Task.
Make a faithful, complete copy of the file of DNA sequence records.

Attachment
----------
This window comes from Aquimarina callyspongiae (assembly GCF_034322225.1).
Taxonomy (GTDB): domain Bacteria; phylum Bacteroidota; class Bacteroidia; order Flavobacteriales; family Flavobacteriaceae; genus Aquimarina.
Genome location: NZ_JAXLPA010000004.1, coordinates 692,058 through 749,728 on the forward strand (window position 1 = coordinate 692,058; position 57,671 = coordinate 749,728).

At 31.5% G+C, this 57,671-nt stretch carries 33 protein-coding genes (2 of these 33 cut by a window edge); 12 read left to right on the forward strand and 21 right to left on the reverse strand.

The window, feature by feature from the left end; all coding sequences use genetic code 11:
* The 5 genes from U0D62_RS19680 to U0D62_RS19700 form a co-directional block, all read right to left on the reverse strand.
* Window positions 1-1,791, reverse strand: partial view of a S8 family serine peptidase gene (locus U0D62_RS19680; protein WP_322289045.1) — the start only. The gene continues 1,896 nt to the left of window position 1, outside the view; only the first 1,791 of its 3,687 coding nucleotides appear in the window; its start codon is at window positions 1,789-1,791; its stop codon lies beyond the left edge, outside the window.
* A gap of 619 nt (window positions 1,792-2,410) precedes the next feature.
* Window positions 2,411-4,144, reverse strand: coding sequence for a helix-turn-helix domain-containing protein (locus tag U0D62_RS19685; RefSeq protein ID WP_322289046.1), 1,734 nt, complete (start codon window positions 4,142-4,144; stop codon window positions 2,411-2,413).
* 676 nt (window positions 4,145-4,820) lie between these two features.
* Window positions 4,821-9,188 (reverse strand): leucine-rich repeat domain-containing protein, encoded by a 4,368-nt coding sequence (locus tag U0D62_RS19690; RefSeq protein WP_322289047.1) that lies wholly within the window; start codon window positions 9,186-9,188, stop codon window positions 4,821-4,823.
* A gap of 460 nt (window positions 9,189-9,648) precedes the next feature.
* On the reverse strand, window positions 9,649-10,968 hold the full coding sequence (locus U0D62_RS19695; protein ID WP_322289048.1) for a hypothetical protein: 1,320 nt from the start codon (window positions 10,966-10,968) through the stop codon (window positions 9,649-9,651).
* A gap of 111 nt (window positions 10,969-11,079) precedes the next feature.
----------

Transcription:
This window comes from Aquimarina callyspongiae (assembly GCF_034322225.1).
Taxonomy (GTDB): domain Bacteria; phylum Bacteroidota; class Bacteroidia; order Flavobacteriales; family Flavobacteriaceae; genus Aquimarina.
Genome location: NZ_JAXLPA010000004.1, coordinates 692,058 through 749,728 on the forward strand (window position 1 = coordinate 692,058; position 57,671 = coordinate 749,728).

At 31.5% G+C, this 57,671-nt stretch carries 33 protein-coding genes (2 of these 33 cut by a window edge); 12 read left to right on the forward strand and 21 right to left on the reverse strand.

The window, feature by feature from the left end; all coding sequences use genetic code 11:
* The 5 genes from U0D62_RS19680 to U0D62_RS19700 form a co-directional block, all read right to left on the reverse strand.
* Window positions 1-1,791, reverse strand: partial view of a S8 family serine peptidase gene (locus U0D62_RS19680; protein WP_322289045.1) — the start only. The gene continues 1,896 nt to the left of window position 1, outside the view; only the first 1,791 of its 3,687 coding nucleotides appear in the window; its start codon is at window positions 1,789-1,791; its stop codon lies beyond the left edge, outside the window.
* A gap of 619 nt (window positions 1,792-2,410) precedes the next feature.
* Window positions 2,411-4,144, reverse strand: coding sequence for a helix-turn-helix domain-containing protein (locus tag U0D62_RS19685; RefSeq protein ID WP_322289046.1), 1,734 nt, complete (start codon window positions 4,142-4,144; stop codon window positions 2,411-2,413).
* 676 nt (window positions 4,145-4,820) lie between these two features.
* Window positions 4,821-9,188 (reverse strand): leucine-rich repeat domain-containing protein, encoded by a 4,368-nt coding sequence (locus tag U0D62_RS19690; RefSeq protein WP_322289047.1) that lies wholly within the window; start codon window positions 9,186-9,188, stop codon window positions 4,821-4,823.
* A gap of 460 nt (window positions 9,189-9,648) precedes the next feature.
* On the reverse strand, window positions 9,649-10,968 hold the full coding sequence (locus U0D62_RS19695; protein ID WP_322289048.1) for a hypothetical protein: 1,320 nt from the start codon (window positions 10,966-10,968) through the stop codon (window positions 9,649-9,651).
* A gap of 111 nt (window positions 10,969-11,079) precedes the next feature.